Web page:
Reproductive strategies and spawning habits play key roles in the evolution of endemic East Asian cyprinids. However, the molecular mechanisms underlying the regulation of spawning habits are not well understood. We recently identified zona pellucida (Zp) as the top differentially expressed protein between East Asian cyprinids that produce adhesive and semi-buoyant eggs, suggesting that Zp protein may play important roles in the regulation of egg type. In this work, we generated transgenic zebrafish in which oocyte-specific expression of zp genes from rare minnow (Gobiocypris rarus), an East Asian cyprinid laying adhesive eggs, was driven by a zebrafish zp3.2 gene promoter. We found that the transgenic eggs obtained partial adhesiveness and exhibited alteration in hydration and buoyancy. Abnormal metabolism of vitellogenin (VTG) may contribute to enhanced hydration and/or buoyancy. Our work shows that expression of the exogenous zp3a gene from an adhesive-egg producing fish is sufficient to induce changes in both egg adhesiveness and buoyancy in zebrafish, emphasizing the important role of zp genes in the regulation of spawning habits. Our results thus provide new insights into how endemic East Asian cyprinids may have adapted to the Yangtze river-lake system via changes in spawning habits.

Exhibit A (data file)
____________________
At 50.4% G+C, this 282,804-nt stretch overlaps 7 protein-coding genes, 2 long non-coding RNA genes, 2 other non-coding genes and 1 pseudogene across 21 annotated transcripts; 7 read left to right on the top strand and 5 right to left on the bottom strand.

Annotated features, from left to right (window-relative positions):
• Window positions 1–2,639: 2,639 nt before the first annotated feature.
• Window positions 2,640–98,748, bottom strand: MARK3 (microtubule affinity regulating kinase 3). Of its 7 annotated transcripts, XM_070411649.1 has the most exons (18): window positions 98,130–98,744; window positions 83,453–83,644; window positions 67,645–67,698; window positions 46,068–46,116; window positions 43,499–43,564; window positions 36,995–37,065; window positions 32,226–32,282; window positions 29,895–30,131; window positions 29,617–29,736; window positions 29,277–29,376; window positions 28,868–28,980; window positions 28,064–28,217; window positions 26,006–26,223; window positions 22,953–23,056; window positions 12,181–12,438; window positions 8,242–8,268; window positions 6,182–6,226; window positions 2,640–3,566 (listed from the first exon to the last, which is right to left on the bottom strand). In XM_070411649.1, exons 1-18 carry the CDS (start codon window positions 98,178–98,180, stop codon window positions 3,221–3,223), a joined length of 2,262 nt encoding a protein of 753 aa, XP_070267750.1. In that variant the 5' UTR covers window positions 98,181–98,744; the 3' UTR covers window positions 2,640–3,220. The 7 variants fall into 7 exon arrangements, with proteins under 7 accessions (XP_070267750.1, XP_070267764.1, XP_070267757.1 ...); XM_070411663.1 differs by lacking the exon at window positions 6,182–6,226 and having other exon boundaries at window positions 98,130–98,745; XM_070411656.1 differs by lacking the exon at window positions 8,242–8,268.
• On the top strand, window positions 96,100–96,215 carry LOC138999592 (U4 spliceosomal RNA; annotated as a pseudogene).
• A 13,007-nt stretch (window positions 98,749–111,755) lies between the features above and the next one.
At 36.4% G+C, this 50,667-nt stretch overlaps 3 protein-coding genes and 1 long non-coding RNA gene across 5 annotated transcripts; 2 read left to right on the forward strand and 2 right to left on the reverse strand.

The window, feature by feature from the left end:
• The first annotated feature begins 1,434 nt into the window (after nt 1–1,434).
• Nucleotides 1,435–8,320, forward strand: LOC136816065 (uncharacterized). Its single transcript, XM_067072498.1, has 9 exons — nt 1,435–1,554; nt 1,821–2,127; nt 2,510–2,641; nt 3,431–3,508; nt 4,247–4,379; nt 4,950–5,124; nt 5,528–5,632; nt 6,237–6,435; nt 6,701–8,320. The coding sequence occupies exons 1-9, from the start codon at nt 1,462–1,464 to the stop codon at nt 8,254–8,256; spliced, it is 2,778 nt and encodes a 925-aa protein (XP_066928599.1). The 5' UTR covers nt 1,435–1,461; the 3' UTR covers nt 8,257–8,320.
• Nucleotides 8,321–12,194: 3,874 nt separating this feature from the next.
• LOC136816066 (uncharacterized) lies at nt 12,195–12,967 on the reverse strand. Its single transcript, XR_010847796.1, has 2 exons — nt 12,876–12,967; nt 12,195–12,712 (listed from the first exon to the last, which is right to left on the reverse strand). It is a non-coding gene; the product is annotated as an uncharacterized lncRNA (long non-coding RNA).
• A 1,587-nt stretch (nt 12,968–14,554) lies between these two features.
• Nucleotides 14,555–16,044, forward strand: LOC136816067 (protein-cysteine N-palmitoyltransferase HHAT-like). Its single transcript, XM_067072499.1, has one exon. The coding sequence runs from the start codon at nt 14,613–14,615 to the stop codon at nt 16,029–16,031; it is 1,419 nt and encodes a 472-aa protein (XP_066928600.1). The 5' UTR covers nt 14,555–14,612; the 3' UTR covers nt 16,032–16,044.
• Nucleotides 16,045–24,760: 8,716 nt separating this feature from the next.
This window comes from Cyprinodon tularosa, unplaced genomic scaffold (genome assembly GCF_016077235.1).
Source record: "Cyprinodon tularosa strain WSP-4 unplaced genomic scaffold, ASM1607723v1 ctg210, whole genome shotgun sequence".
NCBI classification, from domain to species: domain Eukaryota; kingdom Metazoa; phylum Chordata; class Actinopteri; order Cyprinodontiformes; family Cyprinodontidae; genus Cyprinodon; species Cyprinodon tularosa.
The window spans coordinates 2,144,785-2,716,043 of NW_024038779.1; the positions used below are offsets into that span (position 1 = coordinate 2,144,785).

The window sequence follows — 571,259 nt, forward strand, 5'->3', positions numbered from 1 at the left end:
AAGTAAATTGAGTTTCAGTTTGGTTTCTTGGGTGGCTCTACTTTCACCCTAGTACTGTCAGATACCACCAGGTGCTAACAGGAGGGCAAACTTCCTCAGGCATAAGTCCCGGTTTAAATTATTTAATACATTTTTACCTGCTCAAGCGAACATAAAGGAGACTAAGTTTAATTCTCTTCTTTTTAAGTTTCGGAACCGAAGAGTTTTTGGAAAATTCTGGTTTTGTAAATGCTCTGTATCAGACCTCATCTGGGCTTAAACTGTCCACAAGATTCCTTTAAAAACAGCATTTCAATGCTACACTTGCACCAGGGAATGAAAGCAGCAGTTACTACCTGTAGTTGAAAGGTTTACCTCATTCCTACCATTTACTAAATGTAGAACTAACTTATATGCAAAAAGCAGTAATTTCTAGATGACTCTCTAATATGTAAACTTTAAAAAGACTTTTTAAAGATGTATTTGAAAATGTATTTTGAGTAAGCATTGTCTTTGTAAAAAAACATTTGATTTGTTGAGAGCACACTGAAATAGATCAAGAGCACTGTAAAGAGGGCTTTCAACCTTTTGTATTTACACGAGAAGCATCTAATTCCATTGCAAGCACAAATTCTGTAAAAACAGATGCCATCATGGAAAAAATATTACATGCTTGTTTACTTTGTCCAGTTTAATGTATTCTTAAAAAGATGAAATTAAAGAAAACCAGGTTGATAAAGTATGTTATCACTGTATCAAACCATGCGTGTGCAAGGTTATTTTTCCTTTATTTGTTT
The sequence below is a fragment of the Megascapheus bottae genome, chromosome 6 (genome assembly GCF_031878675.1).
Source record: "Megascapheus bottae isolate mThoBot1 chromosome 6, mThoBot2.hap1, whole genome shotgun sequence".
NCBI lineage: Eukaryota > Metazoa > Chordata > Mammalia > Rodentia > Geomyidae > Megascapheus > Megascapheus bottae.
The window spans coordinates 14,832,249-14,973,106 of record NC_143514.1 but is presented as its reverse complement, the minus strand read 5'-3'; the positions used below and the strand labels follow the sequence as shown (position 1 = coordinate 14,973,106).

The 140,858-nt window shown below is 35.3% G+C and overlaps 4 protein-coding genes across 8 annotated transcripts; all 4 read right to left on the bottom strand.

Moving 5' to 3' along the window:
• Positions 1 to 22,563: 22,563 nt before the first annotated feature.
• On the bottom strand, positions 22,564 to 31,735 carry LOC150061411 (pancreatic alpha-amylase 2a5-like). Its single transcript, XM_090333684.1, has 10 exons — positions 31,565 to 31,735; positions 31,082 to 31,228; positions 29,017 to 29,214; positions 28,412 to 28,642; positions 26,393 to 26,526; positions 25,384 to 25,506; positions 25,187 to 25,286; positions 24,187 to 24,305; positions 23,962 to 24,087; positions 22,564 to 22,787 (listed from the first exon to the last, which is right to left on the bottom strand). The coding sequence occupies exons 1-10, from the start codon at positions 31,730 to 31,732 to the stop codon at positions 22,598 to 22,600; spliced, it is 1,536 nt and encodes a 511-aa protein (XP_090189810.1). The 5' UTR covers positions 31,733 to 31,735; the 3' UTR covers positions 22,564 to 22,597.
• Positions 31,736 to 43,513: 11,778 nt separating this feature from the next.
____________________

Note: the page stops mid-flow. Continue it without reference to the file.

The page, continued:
Common carp are among the oldest domesticated fish in the world. As such, there are many food and ornamental carp strains with abundant phenotypic variations due to natural and artificial selection. Hebao red carp (HB, Cyprinus carpio wuyuanensis), an indigenous strain in China, is renowned for its unique body morphology and reddish skin. To reveal the genetic basis underlying the distinct skin color of HB, we constructed an improved high-fidelity (HiFi) HB genome with good contiguity, completeness, and correctness. Genome structure comparison was conducted between HB and a representative wild strain, Yellow River carp (YR, C. carpio haematopterus), to identify structural variants and genes under positive selection. Signatures of artificial selection during domestication were identified in HB and YR populations, while phenotype mapping was performed in a segregating population generated by HB×YR crosses. Body color in HB was associated with regions with fixed mutations. The simultaneous mutation and superposition of a pair of homologous genes (mitfa) in chromosomes A06 and B06 conferred the reddish color in domesticated HB. Transcriptome analysis of common carp with different alleles of the mitfa mutation confirmed that gene duplication can buffer the deleterious effects of mutation in allotetraploids. This study provides new insights into genotype-phenotype associations in allotetraploid species and lays a foundation for future breeding of common carp.